Punish him, sure, but at least let him come back in time for the playoff run. After all, I’m sure the biggest punishment would be for him to come back just in time to lose to Seattle again in round one.

    I think Vikings fans would rather see him lose than sit out.

  53. tbtrojan says: Apr 2, 2012 2:07 AM

    So just because they weren’t good enough to actually collect on the payments there was nothing wrong with what they did?
    Knocking a guy out of the game is not against the rules by itself, having the intention of knocking a guy out for an unreported bonus (Salary cap and IRS issues) is. Even if those payments were never collected it holds salary cap issues because they would count as a LTBE bonus.

    People get locked up for attempted murder all the time because the intent was bad enough. Charles Manson never actually killed a person but he’s been locked up for many a year now.

    Throw in that they lied multiple times firect to Goodells face about doing it and they deserve everything they get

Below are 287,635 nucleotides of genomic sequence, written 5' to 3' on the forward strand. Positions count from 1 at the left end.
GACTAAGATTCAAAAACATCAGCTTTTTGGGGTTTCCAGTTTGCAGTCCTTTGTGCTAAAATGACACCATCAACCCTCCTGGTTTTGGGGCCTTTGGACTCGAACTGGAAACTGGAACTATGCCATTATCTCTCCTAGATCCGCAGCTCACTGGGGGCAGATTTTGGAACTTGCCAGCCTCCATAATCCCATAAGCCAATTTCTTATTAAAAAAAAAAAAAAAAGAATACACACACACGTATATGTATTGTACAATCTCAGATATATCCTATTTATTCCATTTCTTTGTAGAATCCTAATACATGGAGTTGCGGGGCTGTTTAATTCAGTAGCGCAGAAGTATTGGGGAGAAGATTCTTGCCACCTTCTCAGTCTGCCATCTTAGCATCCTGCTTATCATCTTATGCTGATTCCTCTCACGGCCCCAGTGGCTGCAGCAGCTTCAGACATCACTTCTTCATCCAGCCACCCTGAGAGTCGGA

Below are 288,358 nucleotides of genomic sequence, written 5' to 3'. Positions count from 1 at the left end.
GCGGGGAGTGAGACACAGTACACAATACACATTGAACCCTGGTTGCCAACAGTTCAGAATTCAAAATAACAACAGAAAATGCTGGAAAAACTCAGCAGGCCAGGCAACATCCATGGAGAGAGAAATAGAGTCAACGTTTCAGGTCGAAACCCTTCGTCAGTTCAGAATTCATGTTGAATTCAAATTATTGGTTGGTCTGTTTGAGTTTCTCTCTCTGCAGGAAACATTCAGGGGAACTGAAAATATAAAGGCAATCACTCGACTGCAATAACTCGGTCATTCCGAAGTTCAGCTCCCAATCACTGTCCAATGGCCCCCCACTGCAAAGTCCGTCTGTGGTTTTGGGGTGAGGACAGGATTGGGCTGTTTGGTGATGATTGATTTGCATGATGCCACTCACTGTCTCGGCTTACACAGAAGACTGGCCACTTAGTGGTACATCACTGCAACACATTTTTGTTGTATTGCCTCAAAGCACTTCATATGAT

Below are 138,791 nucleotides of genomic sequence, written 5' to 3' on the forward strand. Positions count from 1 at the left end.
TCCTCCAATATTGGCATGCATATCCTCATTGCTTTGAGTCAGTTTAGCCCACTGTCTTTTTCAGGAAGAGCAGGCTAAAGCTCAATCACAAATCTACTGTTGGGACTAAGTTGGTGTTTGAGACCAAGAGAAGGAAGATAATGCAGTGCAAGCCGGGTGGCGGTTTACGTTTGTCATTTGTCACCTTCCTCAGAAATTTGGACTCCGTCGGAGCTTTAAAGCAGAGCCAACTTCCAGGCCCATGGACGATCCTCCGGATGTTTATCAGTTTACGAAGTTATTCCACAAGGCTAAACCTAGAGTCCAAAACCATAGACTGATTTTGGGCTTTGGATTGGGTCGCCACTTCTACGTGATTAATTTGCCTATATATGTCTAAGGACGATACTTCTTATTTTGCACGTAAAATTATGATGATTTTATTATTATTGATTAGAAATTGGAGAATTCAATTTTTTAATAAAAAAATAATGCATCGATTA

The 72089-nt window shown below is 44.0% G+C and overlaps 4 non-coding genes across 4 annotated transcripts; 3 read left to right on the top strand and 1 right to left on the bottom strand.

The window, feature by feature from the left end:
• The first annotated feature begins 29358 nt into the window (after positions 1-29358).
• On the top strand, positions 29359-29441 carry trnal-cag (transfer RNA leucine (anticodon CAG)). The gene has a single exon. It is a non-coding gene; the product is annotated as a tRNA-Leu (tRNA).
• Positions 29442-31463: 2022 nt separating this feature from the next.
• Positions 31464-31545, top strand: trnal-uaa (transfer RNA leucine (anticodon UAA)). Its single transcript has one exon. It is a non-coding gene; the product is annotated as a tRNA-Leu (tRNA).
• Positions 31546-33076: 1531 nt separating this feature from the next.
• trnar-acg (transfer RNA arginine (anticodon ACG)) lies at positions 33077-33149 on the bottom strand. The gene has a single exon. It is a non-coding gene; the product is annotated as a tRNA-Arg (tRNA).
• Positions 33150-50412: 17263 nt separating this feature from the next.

54. genericuser8888 says: Apr 2, 2012 2:13 AM

    The question Goodell asked himself:

    How do you punish a team for things that on-field referees saw no clear evidence of (intent to injure) and seem to have had few results (the bounty program)?

    The answer he thought up:

    Give out the harshest punishment in the history of the NFL.

    What he should have asked himself, and what is a much bigger problem that’s gotten lost in all this:

    If the Saints are running a bounty program, why, over the course of 3 years of investigation and about 50+ games (including playoff runs), were we not able to find/see it more clearly?

    It seems like the NFL has an oversight problem. THIS should be the real story.

  55. purplegreenandgold says: Apr 2, 2012 2:13 AM

    woodyg says: Apr 1, 2012 11:39 PM

    Once again …..